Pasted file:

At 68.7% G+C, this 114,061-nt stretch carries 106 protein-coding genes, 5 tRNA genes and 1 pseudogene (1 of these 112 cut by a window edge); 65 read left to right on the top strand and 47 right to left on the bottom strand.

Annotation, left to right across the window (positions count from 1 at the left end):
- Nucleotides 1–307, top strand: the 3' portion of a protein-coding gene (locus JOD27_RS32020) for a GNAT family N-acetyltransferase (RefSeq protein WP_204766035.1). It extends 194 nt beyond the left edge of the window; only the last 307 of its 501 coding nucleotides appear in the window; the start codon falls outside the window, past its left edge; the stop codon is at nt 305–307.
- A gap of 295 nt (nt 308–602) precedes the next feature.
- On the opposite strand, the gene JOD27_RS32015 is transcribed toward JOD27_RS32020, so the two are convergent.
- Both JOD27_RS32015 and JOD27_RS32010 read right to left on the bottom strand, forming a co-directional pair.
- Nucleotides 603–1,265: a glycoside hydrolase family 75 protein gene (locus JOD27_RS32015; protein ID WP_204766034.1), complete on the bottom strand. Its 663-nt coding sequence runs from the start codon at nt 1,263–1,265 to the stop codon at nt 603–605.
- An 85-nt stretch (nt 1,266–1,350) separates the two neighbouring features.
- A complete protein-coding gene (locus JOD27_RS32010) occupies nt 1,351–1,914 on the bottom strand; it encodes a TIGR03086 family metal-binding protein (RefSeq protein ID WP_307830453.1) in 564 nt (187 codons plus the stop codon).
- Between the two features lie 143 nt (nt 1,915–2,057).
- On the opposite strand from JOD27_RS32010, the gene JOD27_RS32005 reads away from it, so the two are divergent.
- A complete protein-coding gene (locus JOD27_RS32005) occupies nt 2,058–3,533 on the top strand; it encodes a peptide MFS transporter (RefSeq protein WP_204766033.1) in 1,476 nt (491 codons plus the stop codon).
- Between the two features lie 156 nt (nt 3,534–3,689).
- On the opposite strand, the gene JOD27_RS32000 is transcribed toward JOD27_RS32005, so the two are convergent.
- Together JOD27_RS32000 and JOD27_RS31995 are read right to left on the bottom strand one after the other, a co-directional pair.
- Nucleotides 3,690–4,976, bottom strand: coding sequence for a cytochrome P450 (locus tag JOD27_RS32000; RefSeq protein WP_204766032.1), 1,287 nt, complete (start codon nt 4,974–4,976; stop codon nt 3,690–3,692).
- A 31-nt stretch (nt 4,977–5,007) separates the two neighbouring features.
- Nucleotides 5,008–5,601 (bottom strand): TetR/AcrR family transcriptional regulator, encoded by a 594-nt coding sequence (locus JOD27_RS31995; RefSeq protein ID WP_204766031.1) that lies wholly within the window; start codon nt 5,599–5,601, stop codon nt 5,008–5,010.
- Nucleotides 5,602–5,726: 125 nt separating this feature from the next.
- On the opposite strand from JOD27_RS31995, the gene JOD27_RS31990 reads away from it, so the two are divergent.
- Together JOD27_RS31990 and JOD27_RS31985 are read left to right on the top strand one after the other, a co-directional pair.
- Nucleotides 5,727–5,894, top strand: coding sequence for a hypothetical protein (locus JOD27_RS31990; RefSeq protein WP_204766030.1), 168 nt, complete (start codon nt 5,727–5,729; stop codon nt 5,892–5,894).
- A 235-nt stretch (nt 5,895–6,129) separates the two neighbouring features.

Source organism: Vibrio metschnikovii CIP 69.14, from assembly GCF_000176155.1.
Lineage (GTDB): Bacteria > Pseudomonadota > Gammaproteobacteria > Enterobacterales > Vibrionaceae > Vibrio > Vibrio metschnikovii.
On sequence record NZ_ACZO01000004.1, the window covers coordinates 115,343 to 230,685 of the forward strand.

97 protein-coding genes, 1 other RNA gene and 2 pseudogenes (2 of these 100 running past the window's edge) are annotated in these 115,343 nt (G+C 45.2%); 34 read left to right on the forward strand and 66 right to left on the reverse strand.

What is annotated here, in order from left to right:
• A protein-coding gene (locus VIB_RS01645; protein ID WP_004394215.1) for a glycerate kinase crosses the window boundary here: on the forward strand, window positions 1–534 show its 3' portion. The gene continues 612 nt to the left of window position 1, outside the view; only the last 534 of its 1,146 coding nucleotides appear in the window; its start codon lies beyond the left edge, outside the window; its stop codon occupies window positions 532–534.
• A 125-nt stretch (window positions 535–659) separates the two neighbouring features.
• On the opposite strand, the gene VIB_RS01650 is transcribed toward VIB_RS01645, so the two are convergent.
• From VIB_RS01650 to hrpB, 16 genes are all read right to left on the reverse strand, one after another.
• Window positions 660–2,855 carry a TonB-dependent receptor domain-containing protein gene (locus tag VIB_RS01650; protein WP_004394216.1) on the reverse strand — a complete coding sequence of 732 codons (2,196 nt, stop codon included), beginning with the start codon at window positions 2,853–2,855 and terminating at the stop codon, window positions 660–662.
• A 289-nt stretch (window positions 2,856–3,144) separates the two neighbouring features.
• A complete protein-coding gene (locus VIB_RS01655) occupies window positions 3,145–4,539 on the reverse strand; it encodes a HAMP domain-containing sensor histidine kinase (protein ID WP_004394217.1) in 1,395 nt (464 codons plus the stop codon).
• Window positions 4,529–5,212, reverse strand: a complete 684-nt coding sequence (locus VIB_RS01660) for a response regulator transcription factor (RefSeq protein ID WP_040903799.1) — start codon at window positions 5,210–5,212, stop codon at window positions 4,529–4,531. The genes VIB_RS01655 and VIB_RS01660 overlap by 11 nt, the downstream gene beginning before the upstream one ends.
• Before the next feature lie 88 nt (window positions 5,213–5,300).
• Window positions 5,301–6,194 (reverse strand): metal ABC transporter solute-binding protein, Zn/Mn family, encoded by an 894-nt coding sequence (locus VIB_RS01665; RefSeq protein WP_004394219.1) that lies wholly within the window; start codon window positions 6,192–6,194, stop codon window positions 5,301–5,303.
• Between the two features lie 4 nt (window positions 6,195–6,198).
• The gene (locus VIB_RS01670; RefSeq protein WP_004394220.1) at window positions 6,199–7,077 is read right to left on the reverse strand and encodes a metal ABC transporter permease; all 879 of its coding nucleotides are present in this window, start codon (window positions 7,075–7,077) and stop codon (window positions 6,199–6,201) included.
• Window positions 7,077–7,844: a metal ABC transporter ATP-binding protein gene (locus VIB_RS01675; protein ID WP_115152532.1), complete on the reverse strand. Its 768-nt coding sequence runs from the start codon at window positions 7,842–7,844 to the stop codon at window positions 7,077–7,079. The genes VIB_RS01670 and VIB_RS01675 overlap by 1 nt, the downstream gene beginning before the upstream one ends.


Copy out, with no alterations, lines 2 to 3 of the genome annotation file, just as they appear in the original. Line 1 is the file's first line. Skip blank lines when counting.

Annotation, left to right across the window (positions count from 1 at the left end):
- Nucleotides 1–307, top strand: the 3' portion of a protein-coding gene (locus JOD27_RS32020) for a GNAT family N-acetyltransferase (RefSeq protein WP_204766035.1). It extends 194 nt beyond the left edge of the window; only the last 307 of its 501 coding nucleotides appear in the window; the start codon falls outside the window, past its left edge; the stop codon is at nt 305–307.